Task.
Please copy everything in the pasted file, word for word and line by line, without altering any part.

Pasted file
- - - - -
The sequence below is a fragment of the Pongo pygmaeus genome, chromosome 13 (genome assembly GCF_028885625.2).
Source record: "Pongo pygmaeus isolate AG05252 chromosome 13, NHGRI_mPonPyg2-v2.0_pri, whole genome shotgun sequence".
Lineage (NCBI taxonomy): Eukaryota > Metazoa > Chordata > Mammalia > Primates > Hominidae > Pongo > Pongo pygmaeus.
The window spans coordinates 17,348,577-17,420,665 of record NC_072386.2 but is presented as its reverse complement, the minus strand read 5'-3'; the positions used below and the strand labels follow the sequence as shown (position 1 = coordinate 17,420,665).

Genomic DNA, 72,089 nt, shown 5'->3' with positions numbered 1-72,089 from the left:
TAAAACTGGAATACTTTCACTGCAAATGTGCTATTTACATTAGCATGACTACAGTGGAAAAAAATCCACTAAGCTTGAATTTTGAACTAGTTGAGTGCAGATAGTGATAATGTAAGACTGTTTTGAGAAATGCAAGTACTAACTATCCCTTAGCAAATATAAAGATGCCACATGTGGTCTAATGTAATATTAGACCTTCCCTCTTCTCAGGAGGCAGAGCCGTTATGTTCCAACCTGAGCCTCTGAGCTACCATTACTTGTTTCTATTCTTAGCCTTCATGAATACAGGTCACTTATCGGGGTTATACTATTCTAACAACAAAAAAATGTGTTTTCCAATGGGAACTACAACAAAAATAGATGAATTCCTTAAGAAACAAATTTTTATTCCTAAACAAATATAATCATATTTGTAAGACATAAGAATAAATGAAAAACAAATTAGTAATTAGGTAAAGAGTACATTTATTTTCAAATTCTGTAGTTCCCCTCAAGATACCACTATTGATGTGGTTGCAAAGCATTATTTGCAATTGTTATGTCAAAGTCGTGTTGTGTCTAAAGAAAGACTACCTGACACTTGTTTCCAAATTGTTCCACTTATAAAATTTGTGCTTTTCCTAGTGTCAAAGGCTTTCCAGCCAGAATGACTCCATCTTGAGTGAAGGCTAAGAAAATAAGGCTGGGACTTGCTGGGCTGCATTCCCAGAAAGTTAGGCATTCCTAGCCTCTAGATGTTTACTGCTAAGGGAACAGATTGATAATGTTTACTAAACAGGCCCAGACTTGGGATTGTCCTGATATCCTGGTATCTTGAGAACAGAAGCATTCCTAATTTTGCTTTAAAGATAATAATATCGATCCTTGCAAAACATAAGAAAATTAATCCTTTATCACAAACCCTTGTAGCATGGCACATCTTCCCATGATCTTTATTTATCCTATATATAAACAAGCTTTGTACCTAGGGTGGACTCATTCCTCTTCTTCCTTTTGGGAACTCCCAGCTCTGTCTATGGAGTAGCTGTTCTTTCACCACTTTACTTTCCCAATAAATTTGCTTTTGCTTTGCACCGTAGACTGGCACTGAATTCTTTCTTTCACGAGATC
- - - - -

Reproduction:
The sequence below is a fragment of the Pongo pygmaeus genome, chromosome 13 (genome assembly GCF_028885625.2).
Source record: "Pongo pygmaeus isolate AG05252 chromosome 13, NHGRI_mPonPyg2-v2.0_pri, whole genome shotgun sequence".
Lineage (NCBI taxonomy): Eukaryota > Metazoa > Chordata > Mammalia > Primates > Hominidae > Pongo > Pongo pygmaeus.
The window spans coordinates 17,348,577-17,420,665 of record NC_072386.2 but is presented as its reverse complement, the minus strand read 5'-3'; the positions used below and the strand labels follow the sequence as shown (position 1 = coordinate 17,420,665).

Genomic DNA, 72,089 nt, shown 5'->3' with positions numbered 1-72,089 from the left:
TAAAACTGGAATACTTTCACTGCAAATGTGCTATTTACATTAGCATGACTACAGTGGAAAAAAATCCACTAAGCTTGAATTTTGAACTAGTTGAGTGCAGATAGTGATAATGTAAGACTGTTTTGAGAAATGCAAGTACTAACTATCCCTTAGCAAATATAAAGATGCCACATGTGGTCTAATGTAATATTAGACCTTCCCTCTTCTCAGGAGGCAGAGCCGTTATGTTCCAACCTGAGCCTCTGAGCTACCATTACTTGTTTCTATTCTTAGCCTTCATGAATACAGGTCACTTATCGGGGTTATACTATTCTAACAACAAAAAAATGTGTTTTCCAATGGGAACTACAACAAAAATAGATGAATTCCTTAAGAAACAAATTTTTATTCCTAAACAAATATAATCATATTTGTAAGACATAAGAATAAATGAAAAACAAATTAGTAATTAGGTAAAGAGTACATTTATTTTCAAATTCTGTAGTTCCCCTCAAGATACCACTATTGATGTGGTTGCAAAGCATTATTTGCAATTGTTATGTCAAAGTCGTGTTGTGTCTAAAGAAAGACTACCTGACACTTGTTTCCAAATTGTTCCACTTATAAAATTTGTGCTTTTCCTAGTGTCAAAGGCTTTCCAGCCAGAATGACTCCATCTTGAGTGAAGGCTAAGAAAATAAGGCTGGGACTTGCTGGGCTGCATTCCCAGAAAGTTAGGCATTCCTAGCCTCTAGATGTTTACTGCTAAGGGAACAGATTGATAATGTTTACTAAACAGGCCCAGACTTGGGATTGTCCTGATATCCTGGTATCTTGAGAACAGAAGCATTCCTAATTTTGCTTTAAAGATAATAATATCGATCCTTGCAAAACATAAGAAAATTAATCCTTTATCACAAACCCTTGTAGCATGGCACATCTTCCCATGATCTTTATTTATCCTATATATAAACAAGCTTTGTACCTAGGGTGGACTCATTCCTCTTCTTCCTTTTGGGAACTCCCAGCTCTGTCTATGGAGTAGCTGTTCTTTCACCACTTTACTTTCCCAATAAATTTGCTTTTGCTTTGCACCGTAGACTGGCACTGAATTCTTTCTTTCACGAGATC